A Collaborative Approach to Making Healthy and Sustainable Choices
When it comes to sustainability, Nancy Clifton-Hawkins, MPH, CHES, practices what she teaches. “We all live in a global community. It’s up to each of us to see how we make this global community better.”
As a public health consultant, Clifton-Hawkins works with non-profit hospitals and organizations to create long-term community benefit programs that meet the health needs in the communities they serve. As a faculty member at University of Phoenix, she teaches students—mostly nurses—how to achieve lasting results with their patients. And as a member of her community, she advocates for those who might not otherwise have a voice.
“For me, (sustainability) is creating change that makes a solid impact that is able to stand the test of time. It is change that is embraced by the target population and is maintained by those in that population.”
And that requires collaboration, compromise and most of all, commitment from each side to be successful. “Whether it’s a community, business or an individual, if you don’t get their buy-in to change behavior, it won’t last,” she says.
Creating sustainable health programs
In her consulting work, Clifton-Hawkins integrates a framework for developing sustainable changes in the non-profit hospital practice of accounting for and delivering community benefit programs. To maintain their non-profit status, hospitals must provide non-compensated community benefit equal to or greater than the taxes they would normally pay. Many times, hospitals try to use marketing programs to fill the community benefit requirement, but that just doesn’t work, according to Clifton-Hawkins.
“I assess gaps and create a structure to better meet the needs of people who live in the service area,” she says.
For example, if a hospital offers a course in diabetes management at 7:00 p.m. on the hospital campus, it most likely won’t be effective. “The people who would benefit from this program may not go out at night, or be able to drive themselves to the hospital. Or depending on the area, there may be a language barrier.”
To build a sustainable program, Clifton-Hawkins invites members of the community—even competing hospitals—to work together toward developing programs that meet the need. “That way there is buy-in from both sides and a commitment to keep it moving forward,” she says. “I teach collaboration. Through shared leadership in reviewing and designing programs, there is a sense of attachment and success. A top down approach doesn’t work.”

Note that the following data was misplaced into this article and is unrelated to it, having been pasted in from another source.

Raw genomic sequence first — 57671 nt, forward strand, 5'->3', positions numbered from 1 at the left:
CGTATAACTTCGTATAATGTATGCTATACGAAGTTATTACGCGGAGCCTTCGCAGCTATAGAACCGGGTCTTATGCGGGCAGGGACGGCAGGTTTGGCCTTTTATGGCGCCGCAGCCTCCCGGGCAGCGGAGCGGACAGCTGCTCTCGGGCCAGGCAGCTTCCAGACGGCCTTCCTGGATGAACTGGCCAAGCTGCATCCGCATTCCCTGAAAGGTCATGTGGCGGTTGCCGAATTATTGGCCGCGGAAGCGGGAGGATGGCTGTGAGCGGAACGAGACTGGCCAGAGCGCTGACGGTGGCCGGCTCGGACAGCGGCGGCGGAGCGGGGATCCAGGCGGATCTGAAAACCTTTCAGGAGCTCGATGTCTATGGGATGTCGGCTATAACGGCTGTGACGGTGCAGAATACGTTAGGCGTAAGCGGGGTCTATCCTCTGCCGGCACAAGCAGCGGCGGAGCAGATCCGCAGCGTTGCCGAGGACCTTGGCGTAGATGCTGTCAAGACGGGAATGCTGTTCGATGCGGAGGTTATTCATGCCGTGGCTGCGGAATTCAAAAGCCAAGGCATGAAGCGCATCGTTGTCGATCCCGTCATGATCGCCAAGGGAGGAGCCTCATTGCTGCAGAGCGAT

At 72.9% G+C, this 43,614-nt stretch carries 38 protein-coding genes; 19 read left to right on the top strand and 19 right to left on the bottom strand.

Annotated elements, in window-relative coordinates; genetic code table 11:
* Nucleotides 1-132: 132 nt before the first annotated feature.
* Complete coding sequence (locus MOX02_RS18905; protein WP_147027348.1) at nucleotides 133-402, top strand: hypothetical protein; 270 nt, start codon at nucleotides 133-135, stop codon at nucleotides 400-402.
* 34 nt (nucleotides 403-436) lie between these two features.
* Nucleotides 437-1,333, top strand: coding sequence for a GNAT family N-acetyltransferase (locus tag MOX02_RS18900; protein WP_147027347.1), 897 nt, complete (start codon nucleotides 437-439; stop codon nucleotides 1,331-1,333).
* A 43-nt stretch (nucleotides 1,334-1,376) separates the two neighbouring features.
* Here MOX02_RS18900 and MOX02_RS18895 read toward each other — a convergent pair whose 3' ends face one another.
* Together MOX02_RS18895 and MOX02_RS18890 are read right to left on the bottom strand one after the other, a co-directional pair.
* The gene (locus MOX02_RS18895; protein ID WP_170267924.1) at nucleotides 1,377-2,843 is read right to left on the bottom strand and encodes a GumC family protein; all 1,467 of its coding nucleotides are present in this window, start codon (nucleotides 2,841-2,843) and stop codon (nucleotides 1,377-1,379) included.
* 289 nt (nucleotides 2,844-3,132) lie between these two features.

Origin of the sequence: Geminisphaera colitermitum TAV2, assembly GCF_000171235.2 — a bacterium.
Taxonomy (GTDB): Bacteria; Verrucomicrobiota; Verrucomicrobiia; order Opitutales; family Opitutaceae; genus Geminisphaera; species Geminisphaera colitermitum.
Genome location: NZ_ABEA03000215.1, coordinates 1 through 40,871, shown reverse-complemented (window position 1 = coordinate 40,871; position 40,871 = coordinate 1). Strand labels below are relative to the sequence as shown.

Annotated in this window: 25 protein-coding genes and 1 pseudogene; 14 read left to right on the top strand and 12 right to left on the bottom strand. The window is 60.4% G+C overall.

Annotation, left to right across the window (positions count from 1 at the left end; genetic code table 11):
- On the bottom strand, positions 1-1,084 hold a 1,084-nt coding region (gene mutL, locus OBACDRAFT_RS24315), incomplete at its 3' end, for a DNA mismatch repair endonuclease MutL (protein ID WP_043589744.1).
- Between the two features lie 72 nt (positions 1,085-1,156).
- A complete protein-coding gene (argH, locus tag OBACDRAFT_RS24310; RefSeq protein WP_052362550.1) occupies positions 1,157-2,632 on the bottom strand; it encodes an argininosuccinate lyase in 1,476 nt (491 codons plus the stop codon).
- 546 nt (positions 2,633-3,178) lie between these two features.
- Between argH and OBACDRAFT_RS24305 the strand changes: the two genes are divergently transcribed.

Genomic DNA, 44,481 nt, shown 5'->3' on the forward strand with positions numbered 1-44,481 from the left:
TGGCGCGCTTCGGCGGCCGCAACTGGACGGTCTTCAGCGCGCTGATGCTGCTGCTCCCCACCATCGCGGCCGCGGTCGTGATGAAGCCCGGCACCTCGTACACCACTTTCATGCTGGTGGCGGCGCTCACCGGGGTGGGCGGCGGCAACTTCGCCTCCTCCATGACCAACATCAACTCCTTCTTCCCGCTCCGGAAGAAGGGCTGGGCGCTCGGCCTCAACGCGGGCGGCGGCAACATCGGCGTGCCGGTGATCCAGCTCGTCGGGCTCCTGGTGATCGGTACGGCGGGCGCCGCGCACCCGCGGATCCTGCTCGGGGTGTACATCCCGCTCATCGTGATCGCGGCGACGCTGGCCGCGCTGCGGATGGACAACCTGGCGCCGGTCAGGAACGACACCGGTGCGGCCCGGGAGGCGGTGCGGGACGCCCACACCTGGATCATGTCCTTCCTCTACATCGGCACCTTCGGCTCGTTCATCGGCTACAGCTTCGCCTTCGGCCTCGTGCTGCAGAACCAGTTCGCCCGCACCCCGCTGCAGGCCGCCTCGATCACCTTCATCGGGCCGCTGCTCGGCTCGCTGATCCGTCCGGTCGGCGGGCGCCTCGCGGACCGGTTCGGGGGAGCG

Clifton-Hawkins uses the same approach with students she teaches. “I teach my students to take the same idea to one-on-one patient care,” she says. “I ask them to look up from their patient charts and actually talk to their patients, working with them to design a treatment and education plan they can live with. It helps improve the quality of patient care.”
She also encourages her students to get involved in their community. “I tell my students, ‘If you see something that doesn’t look or feel right, investigate it.’ Everyone needs help sometimes, why shouldn’t you be the one to help?”
And it works. “In every class, I have one to three students ask me about how they can get involved by volunteering. I love to empower people and organizations with information that helps them make positive, sustainable and healthy changes.”
A shift in thinking
Over the last 20 years, we created a society of co-dependency, says Clifton-Hawkins. “People relied on others to take care of them. They would go into a doctor or health system with the attitude, ‘Fix me’,” she says. “I have seen an evolution to a collaborative partnership in care. People are more proactive in taking care of themselves.”
Corporations and the government are getting involved as well. “The public sector realized that they are not capable of meeting needs given their vulnerability to the political processes. The private sector is getting clobbered with the large numbers of people seeking their services,” says Clifton-Hawkins. “Together they can collaborate to share resources and better serve the needs of their organizations and their community. Some are even realizing that not doing so is irresponsible.”
Whether it’s a personal choice or a business decision, Clifton-Hawkins encourages each person to create a better environment. “We’re all better off when we help each other.”
This article originally appeared in The Chronicle of Higher Education.